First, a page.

nep-pke New Economics Papers
on Post Keynesian Economics
Issue of 2015‒11‒01
fifteen papers chosen by
Karl Petrick
Western New England University

  1. Trade Bounded Rationality and Bounded Individuality By Davis, John
  2. "Bank Leverage Ratios and Financial Stability: A Micro- and Macroprudential Perspective" By Emilios Avgouleas
  3. "Money Creation under Full-reserve Banking: A Stock-flow Consistent Model" By Patrizio Laina
  4. Currency School versus Banking School: an ongoing confrontation By Charles Goodhart; Meinhard Jensen
  5. "The Macroeconomics of a Financial Dutch Disease" By Alberto Botta
  6. The Green Entrepreneurial State By Mariana Mazzucato
  7. Modern Monetary Circuit Theory, Stability of Interconnected Banking Network, and Balance Sheet Optimization for Individual Banks By Alexander Lipton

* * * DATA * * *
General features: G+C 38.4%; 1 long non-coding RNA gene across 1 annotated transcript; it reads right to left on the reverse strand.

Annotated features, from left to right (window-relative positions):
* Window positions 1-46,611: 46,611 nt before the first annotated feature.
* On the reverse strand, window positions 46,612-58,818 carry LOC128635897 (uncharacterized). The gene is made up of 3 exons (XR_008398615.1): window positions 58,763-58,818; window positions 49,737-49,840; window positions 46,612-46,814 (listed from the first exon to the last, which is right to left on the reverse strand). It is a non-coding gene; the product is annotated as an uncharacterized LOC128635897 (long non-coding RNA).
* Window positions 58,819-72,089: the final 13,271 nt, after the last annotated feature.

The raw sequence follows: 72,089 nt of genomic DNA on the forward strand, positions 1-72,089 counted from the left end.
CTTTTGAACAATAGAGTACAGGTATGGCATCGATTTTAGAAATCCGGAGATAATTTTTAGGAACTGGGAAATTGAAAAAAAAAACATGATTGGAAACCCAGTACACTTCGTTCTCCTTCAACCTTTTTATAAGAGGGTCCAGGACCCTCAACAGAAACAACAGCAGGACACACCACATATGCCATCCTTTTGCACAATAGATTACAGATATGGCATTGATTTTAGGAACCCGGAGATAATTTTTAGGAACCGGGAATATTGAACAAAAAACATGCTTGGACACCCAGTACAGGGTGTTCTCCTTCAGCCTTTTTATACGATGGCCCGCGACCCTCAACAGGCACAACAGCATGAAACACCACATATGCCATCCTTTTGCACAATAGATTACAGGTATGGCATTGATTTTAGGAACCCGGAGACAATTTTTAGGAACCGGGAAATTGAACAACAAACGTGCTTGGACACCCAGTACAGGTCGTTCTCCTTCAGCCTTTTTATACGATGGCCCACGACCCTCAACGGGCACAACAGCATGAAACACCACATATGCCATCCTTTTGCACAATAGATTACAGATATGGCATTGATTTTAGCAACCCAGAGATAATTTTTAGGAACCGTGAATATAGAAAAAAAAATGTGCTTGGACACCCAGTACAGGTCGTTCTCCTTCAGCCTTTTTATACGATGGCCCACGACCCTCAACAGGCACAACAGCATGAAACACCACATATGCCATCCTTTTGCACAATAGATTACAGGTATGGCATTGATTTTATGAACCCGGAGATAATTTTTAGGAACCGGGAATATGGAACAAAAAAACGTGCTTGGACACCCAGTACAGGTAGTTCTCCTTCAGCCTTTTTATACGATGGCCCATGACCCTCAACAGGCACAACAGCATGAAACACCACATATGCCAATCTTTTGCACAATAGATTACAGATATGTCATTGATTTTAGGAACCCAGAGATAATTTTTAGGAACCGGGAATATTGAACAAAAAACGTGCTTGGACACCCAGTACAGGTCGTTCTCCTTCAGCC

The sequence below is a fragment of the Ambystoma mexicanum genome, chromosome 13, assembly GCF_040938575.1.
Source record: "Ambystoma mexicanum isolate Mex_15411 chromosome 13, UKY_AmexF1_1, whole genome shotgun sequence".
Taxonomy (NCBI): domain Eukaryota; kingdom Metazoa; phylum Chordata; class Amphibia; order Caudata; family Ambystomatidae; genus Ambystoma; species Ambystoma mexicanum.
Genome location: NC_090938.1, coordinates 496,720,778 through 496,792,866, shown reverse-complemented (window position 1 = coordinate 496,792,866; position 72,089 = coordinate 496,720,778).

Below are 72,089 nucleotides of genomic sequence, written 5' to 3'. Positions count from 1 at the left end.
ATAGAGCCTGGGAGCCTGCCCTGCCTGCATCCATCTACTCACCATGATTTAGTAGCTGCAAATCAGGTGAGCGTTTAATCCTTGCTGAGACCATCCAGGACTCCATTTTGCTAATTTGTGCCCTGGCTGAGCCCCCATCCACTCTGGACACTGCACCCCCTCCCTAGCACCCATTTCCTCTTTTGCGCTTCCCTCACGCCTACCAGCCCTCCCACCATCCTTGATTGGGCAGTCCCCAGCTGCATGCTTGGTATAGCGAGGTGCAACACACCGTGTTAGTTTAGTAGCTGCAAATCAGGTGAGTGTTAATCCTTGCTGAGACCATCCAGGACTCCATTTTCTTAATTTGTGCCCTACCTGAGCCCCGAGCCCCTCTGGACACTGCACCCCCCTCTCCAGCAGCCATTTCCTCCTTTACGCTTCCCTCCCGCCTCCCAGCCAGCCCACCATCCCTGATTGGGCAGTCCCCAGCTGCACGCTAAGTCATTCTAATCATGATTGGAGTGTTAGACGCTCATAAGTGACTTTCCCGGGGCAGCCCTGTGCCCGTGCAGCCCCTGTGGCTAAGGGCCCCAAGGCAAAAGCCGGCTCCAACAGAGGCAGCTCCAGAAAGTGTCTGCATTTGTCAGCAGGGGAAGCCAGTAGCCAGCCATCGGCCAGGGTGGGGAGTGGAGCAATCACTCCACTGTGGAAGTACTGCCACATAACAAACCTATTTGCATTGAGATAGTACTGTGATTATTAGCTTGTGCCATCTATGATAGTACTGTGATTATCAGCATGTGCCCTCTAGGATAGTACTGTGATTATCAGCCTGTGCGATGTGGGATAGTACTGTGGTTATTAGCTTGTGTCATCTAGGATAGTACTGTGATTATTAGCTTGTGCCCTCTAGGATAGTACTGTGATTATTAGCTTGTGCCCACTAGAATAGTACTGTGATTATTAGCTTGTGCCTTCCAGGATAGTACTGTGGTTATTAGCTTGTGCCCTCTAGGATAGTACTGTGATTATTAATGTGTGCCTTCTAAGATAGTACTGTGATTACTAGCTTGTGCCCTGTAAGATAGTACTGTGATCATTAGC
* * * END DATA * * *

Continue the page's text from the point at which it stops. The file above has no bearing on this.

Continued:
8. "Is Monetary Financing Inflationary? A Case Study of the Canadian Economy, 1935-75" By Josh Ryan-Collins
  9. "What Should Be Done with Greek Banks to Help the Country Return to a Path of Growth?" By Emilios Avgouleas; Dimitri B. Papadimitriou
  10. Industrialization 'without tariffs' Friedrich List as a forerunner of modern Development Economics By Jose Pedro Pontes; Armando J. Garcia Pires
  11. Next Global Crisis: Greatest Recession in the History of Capitalism is at the Doorstep By Dominik Vuletić
  12. Mapeando o pós-keynesianismo: Uma abordagem cienciométrica By Bruno R. Dammski; Marco A. R. Cavalieri, José S. Paula Pinto
  13. ¿Debería la Historia del Pensamiento Económico ser incluida en los Planes de Estudio de Economía en Pregrado? By Roncaglia, Alesandro